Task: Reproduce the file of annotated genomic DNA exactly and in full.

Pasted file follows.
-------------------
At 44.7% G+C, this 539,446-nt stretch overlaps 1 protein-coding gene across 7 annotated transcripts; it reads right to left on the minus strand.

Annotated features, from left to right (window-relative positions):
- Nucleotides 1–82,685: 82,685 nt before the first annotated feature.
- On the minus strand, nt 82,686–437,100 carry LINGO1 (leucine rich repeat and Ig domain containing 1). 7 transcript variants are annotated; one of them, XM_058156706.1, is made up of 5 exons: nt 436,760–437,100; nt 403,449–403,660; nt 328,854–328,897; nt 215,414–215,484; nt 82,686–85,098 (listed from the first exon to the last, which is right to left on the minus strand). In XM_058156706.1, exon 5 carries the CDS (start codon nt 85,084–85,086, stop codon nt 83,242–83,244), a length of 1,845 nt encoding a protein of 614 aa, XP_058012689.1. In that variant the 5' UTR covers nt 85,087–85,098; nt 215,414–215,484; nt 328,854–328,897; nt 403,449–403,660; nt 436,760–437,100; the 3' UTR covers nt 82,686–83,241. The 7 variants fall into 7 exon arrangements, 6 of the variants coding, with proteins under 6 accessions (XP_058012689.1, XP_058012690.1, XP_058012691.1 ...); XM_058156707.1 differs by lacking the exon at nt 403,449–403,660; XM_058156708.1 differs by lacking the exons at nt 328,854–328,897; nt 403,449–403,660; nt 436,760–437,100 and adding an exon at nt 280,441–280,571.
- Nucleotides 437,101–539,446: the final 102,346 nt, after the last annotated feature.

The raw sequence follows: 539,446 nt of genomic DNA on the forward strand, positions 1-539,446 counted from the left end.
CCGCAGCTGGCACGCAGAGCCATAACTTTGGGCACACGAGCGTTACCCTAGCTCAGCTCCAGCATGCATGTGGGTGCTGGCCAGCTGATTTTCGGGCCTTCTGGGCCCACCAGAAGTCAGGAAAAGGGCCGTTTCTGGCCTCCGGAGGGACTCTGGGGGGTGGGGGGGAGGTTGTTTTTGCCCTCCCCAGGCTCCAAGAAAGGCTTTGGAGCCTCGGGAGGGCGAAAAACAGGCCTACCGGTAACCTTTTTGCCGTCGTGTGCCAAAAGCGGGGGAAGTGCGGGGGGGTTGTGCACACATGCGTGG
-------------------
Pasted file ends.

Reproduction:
At 44.7% G+C, this 539,446-nt stretch overlaps 1 protein-coding gene across 7 annotated transcripts; it reads right to left on the minus strand.

Annotated features, from left to right (window-relative positions):
- Nucleotides 1–82,685: 82,685 nt before the first annotated feature.
- On the minus strand, nt 82,686–437,100 carry LINGO1 (leucine rich repeat and Ig domain containing 1). 7 transcript variants are annotated; one of them, XM_058156706.1, is made up of 5 exons: nt 436,760–437,100; nt 403,449–403,660; nt 328,854–328,897; nt 215,414–215,484; nt 82,686–85,098 (listed from the first exon to the last, which is right to left on the minus strand). In XM_058156706.1, exon 5 carries the CDS (start codon nt 85,084–85,086, stop codon nt 83,242–83,244), a length of 1,845 nt encoding a protein of 614 aa, XP_058012689.1. In that variant the 5' UTR covers nt 85,087–85,098; nt 215,414–215,484; nt 328,854–328,897; nt 403,449–403,660; nt 436,760–437,100; the 3' UTR covers nt 82,686–83,241. The 7 variants fall into 7 exon arrangements, 6 of the variants coding, with proteins under 6 accessions (XP_058012689.1, XP_058012690.1, XP_058012691.1 ...); XM_058156707.1 differs by lacking the exon at nt 403,449–403,660; XM_058156708.1 differs by lacking the exons at nt 328,854–328,897; nt 403,449–403,660; nt 436,760–437,100 and adding an exon at nt 280,441–280,571.
- Nucleotides 437,101–539,446: the final 102,346 nt, after the last annotated feature.

The raw sequence follows: 539,446 nt of genomic DNA on the forward strand, positions 1-539,446 counted from the left end.
CCGCAGCTGGCACGCAGAGCCATAACTTTGGGCACACGAGCGTTACCCTAGCTCAGCTCCAGCATGCATGTGGGTGCTGGCCAGCTGATTTTCGGGCCTTCTGGGCCCACCAGAAGTCAGGAAAAGGGCCGTTTCTGGCCTCCGGAGGGACTCTGGGGGGTGGGGGGGAGGTTGTTTTTGCCCTCCCCAGGCTCCAAGAAAGGCTTTGGAGCCTCGGGAGGGCGAAAAACAGGCCTACCGGTAACCTTTTTGCCGTCGTGTGCCAAAAGCGGGGGAAGTGCGGGGGGGTTGTGCACACATGCGTGG